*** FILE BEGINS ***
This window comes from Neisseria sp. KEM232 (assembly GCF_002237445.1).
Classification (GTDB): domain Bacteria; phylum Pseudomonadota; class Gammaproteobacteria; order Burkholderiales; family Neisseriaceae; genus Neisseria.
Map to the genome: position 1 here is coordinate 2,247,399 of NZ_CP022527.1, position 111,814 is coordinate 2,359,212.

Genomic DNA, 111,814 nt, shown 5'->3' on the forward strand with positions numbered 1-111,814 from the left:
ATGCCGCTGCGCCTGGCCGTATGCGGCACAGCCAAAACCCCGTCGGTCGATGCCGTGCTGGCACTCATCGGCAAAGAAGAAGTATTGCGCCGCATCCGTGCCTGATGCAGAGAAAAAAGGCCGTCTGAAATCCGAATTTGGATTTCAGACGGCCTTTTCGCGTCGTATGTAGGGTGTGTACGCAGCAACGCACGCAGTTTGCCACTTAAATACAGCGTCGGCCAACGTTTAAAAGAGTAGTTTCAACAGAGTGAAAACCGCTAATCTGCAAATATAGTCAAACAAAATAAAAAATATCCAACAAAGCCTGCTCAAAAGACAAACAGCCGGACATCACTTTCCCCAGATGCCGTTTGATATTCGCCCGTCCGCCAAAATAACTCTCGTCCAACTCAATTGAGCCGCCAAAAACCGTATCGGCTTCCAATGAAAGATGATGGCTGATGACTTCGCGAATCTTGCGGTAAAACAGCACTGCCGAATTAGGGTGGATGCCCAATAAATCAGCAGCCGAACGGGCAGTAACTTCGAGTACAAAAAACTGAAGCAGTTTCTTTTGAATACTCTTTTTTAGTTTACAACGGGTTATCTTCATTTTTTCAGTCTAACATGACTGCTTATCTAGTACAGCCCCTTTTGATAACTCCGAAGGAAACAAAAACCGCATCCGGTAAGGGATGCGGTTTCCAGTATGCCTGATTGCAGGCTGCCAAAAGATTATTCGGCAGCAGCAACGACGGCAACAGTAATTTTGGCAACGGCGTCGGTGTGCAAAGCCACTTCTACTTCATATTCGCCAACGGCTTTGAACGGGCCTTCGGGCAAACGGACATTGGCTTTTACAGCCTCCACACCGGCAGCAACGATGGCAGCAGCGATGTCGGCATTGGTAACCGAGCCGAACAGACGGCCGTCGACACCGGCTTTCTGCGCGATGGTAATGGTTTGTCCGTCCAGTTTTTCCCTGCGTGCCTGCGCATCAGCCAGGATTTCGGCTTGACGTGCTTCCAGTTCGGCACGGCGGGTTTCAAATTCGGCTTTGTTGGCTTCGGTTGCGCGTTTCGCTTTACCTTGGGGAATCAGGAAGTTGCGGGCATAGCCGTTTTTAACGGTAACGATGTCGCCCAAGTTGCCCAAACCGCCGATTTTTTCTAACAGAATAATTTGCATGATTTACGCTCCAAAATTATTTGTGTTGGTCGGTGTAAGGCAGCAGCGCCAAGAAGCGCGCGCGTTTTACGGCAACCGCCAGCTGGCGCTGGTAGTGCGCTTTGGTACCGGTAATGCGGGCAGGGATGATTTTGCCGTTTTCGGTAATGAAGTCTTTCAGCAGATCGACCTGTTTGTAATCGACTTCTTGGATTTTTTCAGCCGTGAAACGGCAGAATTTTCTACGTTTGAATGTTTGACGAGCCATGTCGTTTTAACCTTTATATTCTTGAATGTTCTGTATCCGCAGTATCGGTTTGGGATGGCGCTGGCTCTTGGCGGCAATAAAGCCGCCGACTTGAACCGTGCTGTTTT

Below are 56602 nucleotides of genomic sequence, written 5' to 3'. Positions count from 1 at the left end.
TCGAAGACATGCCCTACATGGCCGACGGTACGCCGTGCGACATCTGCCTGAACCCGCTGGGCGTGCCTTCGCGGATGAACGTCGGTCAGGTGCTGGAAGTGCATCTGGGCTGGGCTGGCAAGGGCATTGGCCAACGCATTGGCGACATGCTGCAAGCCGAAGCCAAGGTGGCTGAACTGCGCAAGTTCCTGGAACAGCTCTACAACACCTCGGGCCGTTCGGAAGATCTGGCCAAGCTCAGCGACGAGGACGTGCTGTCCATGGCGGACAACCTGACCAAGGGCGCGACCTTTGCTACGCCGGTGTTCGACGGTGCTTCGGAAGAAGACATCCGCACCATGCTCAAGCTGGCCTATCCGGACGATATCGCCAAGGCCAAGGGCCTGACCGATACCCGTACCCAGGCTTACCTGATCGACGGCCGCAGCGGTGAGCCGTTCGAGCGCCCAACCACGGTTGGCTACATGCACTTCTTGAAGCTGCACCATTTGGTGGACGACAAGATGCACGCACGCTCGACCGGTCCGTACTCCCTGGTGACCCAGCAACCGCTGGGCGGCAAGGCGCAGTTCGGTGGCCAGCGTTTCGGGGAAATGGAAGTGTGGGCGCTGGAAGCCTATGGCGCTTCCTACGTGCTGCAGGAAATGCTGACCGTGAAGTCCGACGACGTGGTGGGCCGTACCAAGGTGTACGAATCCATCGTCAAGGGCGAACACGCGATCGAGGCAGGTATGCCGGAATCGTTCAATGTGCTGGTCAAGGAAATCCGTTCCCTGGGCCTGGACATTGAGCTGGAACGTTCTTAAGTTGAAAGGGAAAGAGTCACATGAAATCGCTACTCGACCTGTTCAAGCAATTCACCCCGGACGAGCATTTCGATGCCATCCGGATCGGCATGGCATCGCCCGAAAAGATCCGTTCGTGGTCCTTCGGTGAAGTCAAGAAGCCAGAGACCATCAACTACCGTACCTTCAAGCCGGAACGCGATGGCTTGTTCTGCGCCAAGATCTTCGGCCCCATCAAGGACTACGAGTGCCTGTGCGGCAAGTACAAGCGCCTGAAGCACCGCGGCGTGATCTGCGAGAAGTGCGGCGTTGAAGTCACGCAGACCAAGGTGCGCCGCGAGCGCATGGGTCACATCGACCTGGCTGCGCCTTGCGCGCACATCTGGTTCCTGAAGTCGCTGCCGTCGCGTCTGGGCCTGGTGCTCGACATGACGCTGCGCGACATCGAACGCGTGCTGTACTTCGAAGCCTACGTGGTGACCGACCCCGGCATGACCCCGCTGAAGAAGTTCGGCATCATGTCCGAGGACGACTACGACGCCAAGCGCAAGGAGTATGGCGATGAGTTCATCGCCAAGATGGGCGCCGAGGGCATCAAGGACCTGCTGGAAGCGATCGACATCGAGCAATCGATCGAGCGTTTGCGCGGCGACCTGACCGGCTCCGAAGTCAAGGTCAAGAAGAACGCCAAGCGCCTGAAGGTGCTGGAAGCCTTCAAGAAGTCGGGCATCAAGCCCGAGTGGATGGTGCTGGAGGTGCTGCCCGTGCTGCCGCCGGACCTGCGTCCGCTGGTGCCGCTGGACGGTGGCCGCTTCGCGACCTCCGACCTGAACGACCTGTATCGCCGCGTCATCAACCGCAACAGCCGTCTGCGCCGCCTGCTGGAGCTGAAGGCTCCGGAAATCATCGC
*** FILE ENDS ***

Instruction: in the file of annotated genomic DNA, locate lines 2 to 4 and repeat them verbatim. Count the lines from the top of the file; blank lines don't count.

Classification (GTDB): domain Bacteria; phylum Pseudomonadota; class Gammaproteobacteria; order Burkholderiales; family Neisseriaceae; genus Neisseria.
Map to the genome: position 1 here is coordinate 2,247,399 of NZ_CP022527.1, position 111,814 is coordinate 2,359,212.

Genomic DNA, 111,814 nt, shown 5'->3' on the forward strand with positions numbered 1-111,814 from the left: